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Study Links Social Media Addicts, Substance Abusers. (VOA)

Security agencies will gain greater access to encrypted messages under new laws in Australia. The legislation will force technology companies such as Apple, Facebook and Google to disable encryption protections to allow investigators to track the communications of terrorists and other criminals. It is, however, a controversial measure.

Australian law enforcement officials say the growth of end-to-end encryption in applications such as Signal, Facebook’s WhatsApp and Apple’s iMessage hamper their efforts to track the activities of criminals and extremists.

End-to-end encryption is a code that allows a message to stay secret between the person who wrote it and the recipient.

Data Recovery, encryption
The website of the Telegram messaging app is seen on a computer’s screen in Moscow, Russia, Friday, April 13, 2018. A Russian court has ordered the blocking of a popular messaging app following a demand by authorities that it share encryption data with them. VOA

PM: Law urgently needed

But a new law passed Thursday in Australia compels technology companies, device manufacturers and service providers to build in features needed for police to crack those hitherto secret codes. However, businesses will not have to introduce these features if they are considered “systemic weaknesses,” which means they are likely to result in compromised security for other users.

The Australian legislation is the first of its kind anywhere.

Prime Minister Scott Morrison said the new law was urgently needed because encoded messaging apps allowed “terrorists and organized criminals and … pedophile rings to do their evil work.”

Critics: Law goes too far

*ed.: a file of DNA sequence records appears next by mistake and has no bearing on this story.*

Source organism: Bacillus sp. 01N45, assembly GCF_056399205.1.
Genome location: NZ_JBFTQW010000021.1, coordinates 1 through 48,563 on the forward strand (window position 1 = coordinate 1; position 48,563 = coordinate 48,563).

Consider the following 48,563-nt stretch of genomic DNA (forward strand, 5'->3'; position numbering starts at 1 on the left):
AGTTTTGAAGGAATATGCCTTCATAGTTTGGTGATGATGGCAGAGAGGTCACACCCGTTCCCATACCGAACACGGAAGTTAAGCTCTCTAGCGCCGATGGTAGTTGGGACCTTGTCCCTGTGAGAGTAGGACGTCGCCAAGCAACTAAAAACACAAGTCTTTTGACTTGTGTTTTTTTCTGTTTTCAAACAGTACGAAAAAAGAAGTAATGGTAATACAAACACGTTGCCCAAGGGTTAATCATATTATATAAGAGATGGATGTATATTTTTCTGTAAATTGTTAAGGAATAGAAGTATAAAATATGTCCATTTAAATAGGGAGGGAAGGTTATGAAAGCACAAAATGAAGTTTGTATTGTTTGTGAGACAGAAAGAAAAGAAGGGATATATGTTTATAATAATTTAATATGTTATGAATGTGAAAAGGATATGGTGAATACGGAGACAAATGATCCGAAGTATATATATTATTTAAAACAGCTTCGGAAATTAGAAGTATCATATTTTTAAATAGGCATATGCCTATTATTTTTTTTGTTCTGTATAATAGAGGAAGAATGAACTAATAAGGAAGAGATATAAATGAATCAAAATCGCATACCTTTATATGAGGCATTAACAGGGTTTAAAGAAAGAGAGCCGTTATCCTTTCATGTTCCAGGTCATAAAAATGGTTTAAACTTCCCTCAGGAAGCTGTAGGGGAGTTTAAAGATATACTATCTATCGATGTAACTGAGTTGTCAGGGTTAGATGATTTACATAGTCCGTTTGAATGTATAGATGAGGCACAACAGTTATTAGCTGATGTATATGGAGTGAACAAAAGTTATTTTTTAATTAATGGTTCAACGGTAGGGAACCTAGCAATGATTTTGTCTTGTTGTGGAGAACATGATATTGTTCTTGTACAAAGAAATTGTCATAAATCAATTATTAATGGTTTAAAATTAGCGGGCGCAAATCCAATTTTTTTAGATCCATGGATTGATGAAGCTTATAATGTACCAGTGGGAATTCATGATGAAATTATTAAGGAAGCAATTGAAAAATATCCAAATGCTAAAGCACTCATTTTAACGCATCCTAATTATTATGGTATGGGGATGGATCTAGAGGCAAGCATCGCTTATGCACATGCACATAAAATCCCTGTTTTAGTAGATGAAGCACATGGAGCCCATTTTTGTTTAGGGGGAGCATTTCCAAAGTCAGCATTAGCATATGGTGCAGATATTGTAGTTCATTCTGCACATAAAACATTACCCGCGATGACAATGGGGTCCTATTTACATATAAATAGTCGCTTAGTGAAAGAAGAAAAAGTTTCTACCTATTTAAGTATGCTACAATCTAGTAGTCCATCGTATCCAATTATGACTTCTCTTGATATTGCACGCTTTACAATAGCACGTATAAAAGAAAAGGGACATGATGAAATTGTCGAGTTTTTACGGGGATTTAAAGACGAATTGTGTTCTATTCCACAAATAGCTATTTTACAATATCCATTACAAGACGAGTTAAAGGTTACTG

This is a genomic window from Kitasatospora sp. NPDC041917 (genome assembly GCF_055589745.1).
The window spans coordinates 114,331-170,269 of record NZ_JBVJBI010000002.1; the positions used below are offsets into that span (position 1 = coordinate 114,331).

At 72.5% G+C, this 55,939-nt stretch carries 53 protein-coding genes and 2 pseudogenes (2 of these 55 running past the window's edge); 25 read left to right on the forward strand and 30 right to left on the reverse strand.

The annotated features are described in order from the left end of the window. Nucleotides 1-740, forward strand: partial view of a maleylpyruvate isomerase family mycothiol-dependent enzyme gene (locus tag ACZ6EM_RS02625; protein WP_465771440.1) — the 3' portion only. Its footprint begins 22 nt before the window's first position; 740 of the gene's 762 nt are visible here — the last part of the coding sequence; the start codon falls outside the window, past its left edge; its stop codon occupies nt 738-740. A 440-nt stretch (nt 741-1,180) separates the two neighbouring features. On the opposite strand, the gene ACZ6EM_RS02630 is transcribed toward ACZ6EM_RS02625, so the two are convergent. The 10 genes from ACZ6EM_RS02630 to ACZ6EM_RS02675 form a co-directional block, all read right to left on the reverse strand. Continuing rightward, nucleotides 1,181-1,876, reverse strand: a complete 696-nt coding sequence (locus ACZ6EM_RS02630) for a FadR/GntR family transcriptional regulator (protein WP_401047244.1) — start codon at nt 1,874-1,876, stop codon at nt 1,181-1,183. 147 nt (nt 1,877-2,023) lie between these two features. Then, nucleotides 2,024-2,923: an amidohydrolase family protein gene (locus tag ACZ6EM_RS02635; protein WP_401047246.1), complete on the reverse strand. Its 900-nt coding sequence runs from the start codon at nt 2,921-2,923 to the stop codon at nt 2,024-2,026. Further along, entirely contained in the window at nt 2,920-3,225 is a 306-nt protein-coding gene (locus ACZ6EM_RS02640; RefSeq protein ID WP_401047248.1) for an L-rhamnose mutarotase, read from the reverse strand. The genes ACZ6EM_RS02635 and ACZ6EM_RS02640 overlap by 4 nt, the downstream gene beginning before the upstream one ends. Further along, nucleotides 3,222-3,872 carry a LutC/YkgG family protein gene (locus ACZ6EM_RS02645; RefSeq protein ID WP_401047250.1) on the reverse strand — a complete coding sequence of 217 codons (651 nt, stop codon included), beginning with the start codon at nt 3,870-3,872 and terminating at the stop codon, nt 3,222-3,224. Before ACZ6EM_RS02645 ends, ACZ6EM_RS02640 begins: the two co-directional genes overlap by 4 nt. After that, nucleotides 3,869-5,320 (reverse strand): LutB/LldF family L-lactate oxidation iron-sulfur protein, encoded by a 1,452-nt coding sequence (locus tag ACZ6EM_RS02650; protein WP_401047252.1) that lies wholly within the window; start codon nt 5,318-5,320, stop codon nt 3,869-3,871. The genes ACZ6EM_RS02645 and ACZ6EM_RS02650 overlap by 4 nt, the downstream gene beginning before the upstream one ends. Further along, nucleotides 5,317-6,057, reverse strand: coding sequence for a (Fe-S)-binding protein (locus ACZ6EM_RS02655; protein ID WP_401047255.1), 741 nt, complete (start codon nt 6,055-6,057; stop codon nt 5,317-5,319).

However, critics, including technology companies, human rights groups, and lawyers, believe the measure goes too far and gives investigators “unprecedented powers to access encrypted communications.”

Google, Australia, encryption
A smartphone and computer screen display the Google home page. Australia is one step closer to forcing tech firms to give police access to encrypted data. VOA

Francis Galbally, the chairman of the encryption provider Senetas, says the law will send Australia’s tech sector into reverse.

“We will lose some of the greatest mathematicians and scientists this country has produced, and I can tell you because I employ a lot of them, they are fabulous, they are well regarded, but the world will now regard them if they stay in this country as subject to the government making changes to what they are doing in order to spy on everybody,” he said.

Galbally also claims that his company could lose clients to competitors overseas because it cannot guarantee its products have not been compromised by Australian authorities.

Also Read: Australia Shows Promise In Treatment of Multiple Scelrosis

Tech giant Apple said in October that “it would be wrong to weaken security for millions of law-abiding customers in order to investigate the very few who pose a threat.”

The new law includes penalties for noncompliance. (VOA)